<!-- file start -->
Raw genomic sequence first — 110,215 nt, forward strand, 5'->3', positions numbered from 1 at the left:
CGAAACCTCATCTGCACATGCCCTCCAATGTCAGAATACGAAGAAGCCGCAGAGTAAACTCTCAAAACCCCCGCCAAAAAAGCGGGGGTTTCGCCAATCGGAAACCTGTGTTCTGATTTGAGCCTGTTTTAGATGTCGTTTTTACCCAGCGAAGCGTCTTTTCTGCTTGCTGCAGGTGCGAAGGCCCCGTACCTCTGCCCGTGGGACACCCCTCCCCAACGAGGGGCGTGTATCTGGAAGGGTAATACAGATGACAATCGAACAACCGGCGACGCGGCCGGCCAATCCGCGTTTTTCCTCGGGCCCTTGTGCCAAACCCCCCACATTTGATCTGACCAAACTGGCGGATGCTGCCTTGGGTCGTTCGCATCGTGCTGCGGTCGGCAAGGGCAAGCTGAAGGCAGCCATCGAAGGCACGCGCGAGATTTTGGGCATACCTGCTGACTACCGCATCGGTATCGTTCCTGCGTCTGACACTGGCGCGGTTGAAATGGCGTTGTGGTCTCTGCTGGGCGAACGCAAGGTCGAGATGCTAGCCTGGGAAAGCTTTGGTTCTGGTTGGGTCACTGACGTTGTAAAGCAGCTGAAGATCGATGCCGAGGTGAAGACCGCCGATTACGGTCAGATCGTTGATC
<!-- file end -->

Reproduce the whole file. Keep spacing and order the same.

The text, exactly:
Raw genomic sequence first — 110,215 nt, forward strand, 5'->3', positions numbered from 1 at the left:
CGAAACCTCATCTGCACATGCCCTCCAATGTCAGAATACGAAGAAGCCGCAGAGTAAACTCTCAAAACCCCCGCCAAAAAAGCGGGGGTTTCGCCAATCGGAAACCTGTGTTCTGATTTGAGCCTGTTTTAGATGTCGTTTTTACCCAGCGAAGCGTCTTTTCTGCTTGCTGCAGGTGCGAAGGCCCCGTACCTCTGCCCGTGGGACACCCCTCCCCAACGAGGGGCGTGTATCTGGAAGGGTAATACAGATGACAATCGAACAACCGGCGACGCGGCCGGCCAATCCGCGTTTTTCCTCGGGCCCTTGTGCCAAACCCCCCACATTTGATCTGACCAAACTGGCGGATGCTGCCTTGGGTCGTTCGCATCGTGCTGCGGTCGGCAAGGGCAAGCTGAAGGCAGCCATCGAAGGCACGCGCGAGATTTTGGGCATACCTGCTGACTACCGCATCGGTATCGTTCCTGCGTCTGACACTGGCGCGGTTGAAATGGCGTTGTGGTCTCTGCTGGGCGAACGCAAGGTCGAGATGCTAGCCTGGGAAAGCTTTGGTTCTGGTTGGGTCACTGACGTTGTAAAGCAGCTGAAGATCGATGCCGAGGTGAAGACCGCCGATTACGGTCAGATCGTTGATC